Ornate box turtles are beautiful reptiles and very entertaining pets to own. With their high level of activity and lovely pattern, you won’t be able to stop yourself from watching these little creatures!
But these reptiles aren’t the easiest pets to care for. In fact, if you think about owning one we highly recommend that you have some experience first.
This guide will teach you the essentials when it comes to ornate box turtle care. We cover their diet, habitat, size, lifespan, and a ton of other useful facts!
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The ornate box turtle (Terrapene ornata ornata) is native to grassland areas in states such as Kansas, Iowa, Indiana and Nebraska. In fact, the ornate box turtle is the official state reptile of Kansas!
This special little turtle is one of two terrestrial turtles found in this part of the United States, and this makes it quite attractive to reptile aficionados. For many owners, dealing with an aquatic setting is unfamiliar (and requires more time than they want to spend).
Despite this, ornate box turtles are known to be difficult to care for. That’s why we recommend that only very experienced reptile caretakers should attempt to own one of these reptiles!
Appearance & Colors
The ornate box turtle has its share of good looks. Its chocolate brown shell is splashed with stripes of bright yellow that form a type of starburst pattern. The body can be gray or brown and has white or yellow spots.
Other distinguishing features include a domed shell, a curved inner claw on its back feet and red irises. These turtles also have quite a distinguished face that makes them super cute! Their beak protrudes a fair amount as well.
Expert Tip: Female ornate box turtles are typically larger than the males and have eyes that are a bit lighter in color. On the other hand, males have thicker and longer tails.
The typical ornate box turtle lifespan can reach up to 37 years when given good care and proper conditions. That makes owning one a long-term commitment that you shouldn’t take lightly.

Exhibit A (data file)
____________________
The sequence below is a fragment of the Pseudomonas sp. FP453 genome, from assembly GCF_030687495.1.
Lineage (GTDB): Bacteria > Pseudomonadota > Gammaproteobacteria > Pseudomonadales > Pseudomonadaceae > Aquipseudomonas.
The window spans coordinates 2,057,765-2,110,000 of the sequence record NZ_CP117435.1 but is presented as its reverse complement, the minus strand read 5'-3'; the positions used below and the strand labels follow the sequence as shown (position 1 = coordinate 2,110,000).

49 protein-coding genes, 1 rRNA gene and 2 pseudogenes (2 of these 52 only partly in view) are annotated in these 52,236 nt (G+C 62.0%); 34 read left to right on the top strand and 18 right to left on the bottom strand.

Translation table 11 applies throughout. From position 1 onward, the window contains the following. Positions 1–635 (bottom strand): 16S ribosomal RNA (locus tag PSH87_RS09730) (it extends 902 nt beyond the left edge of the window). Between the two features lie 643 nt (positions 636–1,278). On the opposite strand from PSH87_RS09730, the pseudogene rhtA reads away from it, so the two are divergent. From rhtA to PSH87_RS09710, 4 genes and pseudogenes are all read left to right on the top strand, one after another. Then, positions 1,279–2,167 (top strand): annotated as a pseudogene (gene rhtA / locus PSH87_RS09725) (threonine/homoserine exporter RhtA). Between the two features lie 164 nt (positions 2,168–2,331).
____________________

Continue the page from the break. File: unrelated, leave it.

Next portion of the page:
It’s worth noting that poor care will drastically shorten their lifespan. If you purchase your ornate box turtle from a low-quality seller, that can also result in a pet that won’t live as long.
The average ornate box turtle size is between five and seven inches at maturity. That makes them a fairly reasonable reptile to own in terms of size.
However, it is a bit deceptive.
Don’t let this size fool you into thinking that the ornate box turtle can thrive in a small living space. This turtle requires a pretty large enclosure (despite its diminutive size).
Ornate Box Turtle Care
Ornate box turtle care can be a very fun and rewarding experience. However, it’s best suited for anyone with a more advanced knowledge of reptile husbandry.
This tiny turtle has lots of particular temperature, dietary, housing and handling requirements that don’t make them the best choice for beginners. We wouldn’t consider them to be an “expert only” species, but definitely an intermediate level pet.
Technically speaking, the best place to set up an enclosure for your ornate box turtle is outside. Of course, this is only possible if you live in a place where the weather and temperature match the turtle’s natural climate.
If you live where you are able to keep your turtle outside, then you’ll be able to create a large set-up with plenty of room for your turtle to wander, burrow, climb and explore. A good size for an adult’s enclosure would be about 16 square feet.